For a man with so many talents, Jeremiah Dixon (1733-1779) of Cockfield, near Barnard Castle, is shockingly misremembered. He was a scientist, mathematician, surveyor, cartographer, astronomer and, perhaps above all, an artist, but people even get his birth date wrong. He made momentous discoveries in pursuit of scientific learning, yet the Royal Society’s own website muddles him with up with another, much less notable contemporary, Jeremiah Dixon (1725-1782) of Gledhow near Leeds.
Although very much a ‘local boy’ in his background, education and experience, Jeremiah was chosen by the greatest scientists of the day to travel the world with Charles Mason to observe the transit of Venus (across the face of the Sun) in June 1761. They were to sail to Sumatra, a sea-voyage of six months fraught with danger not only from storms but also from the French, with whom we were (as usual) at war.
Indeed, HMS Seahorse, the ship they were on, was almost immediately involved in a ferocious battle with a larger French frigate, and they suffered such severe numbers of casualties and such damage to the structure of the ship that they had to put back to Plymouth for repairs. It must have been a terrifying experience for two young men with no previous experience of naval engagements to find themselves involved in a full-blown battle.
So much time had by now been lost that they could no longer reach Sumatra, so instead they went to Cape Town, where they immediately sought permission to build a temporary observatory. The very telescope they took with them will be on display in the exhibition. With it, they made observations of the transit that were as good as any made by any team that year, in any location across the globe.
In 1763 Jeremiah Dixon and Charles Mason were approached by Thomas Penn, the largest private landowner in the world, and Lord Baltimore (whose family seat, incidentally, was Kiplin Hall near Northallerton) to survey an accurate boundary between their respective territories of Pennsylvania and Maryland. American surveyors had proved incapable of completing the task, so men with greater skills were needed.
This demanding project took a total of five years (together with measuring a degree of longitude and drawing and printing the map), much of which was spent hacking through virgin forest supported by, among others, a team of Native American Indians. A couple of contemporary Iroquois Indian artefacts will be displayed in the exhibition, a tomahawk and a wooden dance club. The task was once again fraught with danger, and in fact they had to abandon it a few miles short of completing the route because the Indians would not cross the warpath of a neighbouring tribe. The last few miles had to be completed by other surveyors many years later.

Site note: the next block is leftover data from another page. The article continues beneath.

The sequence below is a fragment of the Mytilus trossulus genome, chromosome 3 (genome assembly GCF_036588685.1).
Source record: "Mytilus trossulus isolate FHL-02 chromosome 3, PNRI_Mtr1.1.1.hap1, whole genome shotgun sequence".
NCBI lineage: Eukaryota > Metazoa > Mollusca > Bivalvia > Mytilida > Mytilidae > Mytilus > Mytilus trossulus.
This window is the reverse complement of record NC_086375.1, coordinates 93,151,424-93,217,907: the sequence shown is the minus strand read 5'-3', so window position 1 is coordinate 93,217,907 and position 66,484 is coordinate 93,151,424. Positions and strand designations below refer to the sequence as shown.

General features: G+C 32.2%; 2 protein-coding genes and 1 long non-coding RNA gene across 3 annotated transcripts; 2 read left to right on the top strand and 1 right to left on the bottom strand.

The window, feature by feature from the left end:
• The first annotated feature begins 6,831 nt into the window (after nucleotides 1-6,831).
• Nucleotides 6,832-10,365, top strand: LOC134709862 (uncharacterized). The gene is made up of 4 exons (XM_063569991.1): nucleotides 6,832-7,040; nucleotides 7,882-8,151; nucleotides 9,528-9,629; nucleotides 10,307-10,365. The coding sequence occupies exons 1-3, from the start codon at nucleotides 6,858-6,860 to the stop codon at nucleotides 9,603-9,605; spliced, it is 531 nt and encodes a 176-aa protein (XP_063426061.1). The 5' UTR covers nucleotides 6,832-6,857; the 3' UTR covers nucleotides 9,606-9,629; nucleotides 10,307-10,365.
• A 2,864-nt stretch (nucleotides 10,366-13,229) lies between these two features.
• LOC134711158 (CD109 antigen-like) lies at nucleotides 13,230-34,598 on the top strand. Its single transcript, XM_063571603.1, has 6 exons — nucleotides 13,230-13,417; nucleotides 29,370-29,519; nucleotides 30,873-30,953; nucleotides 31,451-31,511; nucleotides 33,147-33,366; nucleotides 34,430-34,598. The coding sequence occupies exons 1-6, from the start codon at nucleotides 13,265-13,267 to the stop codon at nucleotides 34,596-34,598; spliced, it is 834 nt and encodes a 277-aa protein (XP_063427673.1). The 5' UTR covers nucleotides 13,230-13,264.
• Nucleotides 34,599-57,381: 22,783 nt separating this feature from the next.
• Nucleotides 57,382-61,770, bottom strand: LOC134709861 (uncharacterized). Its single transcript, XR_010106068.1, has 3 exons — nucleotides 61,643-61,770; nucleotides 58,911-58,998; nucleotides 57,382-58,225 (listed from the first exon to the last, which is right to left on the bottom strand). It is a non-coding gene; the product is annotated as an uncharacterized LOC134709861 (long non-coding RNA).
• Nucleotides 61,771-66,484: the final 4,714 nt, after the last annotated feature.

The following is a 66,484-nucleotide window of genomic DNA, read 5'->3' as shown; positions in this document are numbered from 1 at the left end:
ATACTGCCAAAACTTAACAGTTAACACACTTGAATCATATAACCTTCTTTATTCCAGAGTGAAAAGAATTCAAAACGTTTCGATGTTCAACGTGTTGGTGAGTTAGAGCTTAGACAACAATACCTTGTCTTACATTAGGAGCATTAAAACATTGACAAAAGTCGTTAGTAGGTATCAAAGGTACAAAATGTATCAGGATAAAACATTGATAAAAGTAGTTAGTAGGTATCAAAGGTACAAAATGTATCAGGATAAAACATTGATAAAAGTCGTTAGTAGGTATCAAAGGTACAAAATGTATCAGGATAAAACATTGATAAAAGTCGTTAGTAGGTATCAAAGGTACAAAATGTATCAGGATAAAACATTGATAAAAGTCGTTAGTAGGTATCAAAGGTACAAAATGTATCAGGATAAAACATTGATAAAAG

One particular treasure that it has been a great thrill to identify is the Journal of Charles Mason, which is in the Library of the University of Pennsylvania in Philadelphia. It had been residing in their archives for many decades, perhaps ever since Mason’s death in Philadelphia in 1786, but it had been catalogued as by ‘an unknown seaman.’ As soon as I saw the sequence of ship voyages involved, however – on HMS Seahorse, HEICS Mercury and HEICS Prince Edward – I knew that the log could only have been kept by Charles Mason and notified the Library accordingly. They are so delighted with the new attribution that they have promised to send the Journal for display in the exhibition, and may even be sending a member of the Library staff to accompany it.
In 1769 the Royal Society again asked Jeremiah Dixon to observe a transit of Venus, and this time sent him to Hammerfest in the extreme north of Norway, inside the Arctic Circle. On this occasion he was the lead observer on the team, and made another very successful set of observations. We are in the process of arranging for a talk to be given by Dr Nils Johansen, a Norwegian academic at Oslo University who is coming to Barnard Castle for the exhibition and is an expert on the details of this transit event.
The rest of Jeremiah’s life seems to have been an absolute contrast, living quietly in Cockfield, working as a surveyor for the Raby estates, for whom he drew the most beautiful maps, ornamented with exquisitely decorative cartouches. He also surveyed Auckland Castle Park and Lanchester Moor, and supported his brother George in surveying a proposal to build a canal to carry the coal from Cockfield Fell to the River Tees at Gainford, a project that was never built.
So, here was a Cockfield man who had travelled the world, seen Native Americans in the forests of the South, seen (and deplored) slavery in both America and South Africa, met some of the richest and most influential people in the world, and given his name to the best-known boundary line on the surface of the earth. The term ‘Dixie-land’ is universally recognised as meaning the southern States of America, those south of the Mason-Dixon Line, and the term ‘Dixie’ resonates in literature, music, politics and geography. Not a bad record for a boy from a small pit village in County Durham!
Text by Jonathan Peacock, Exhibition Researcher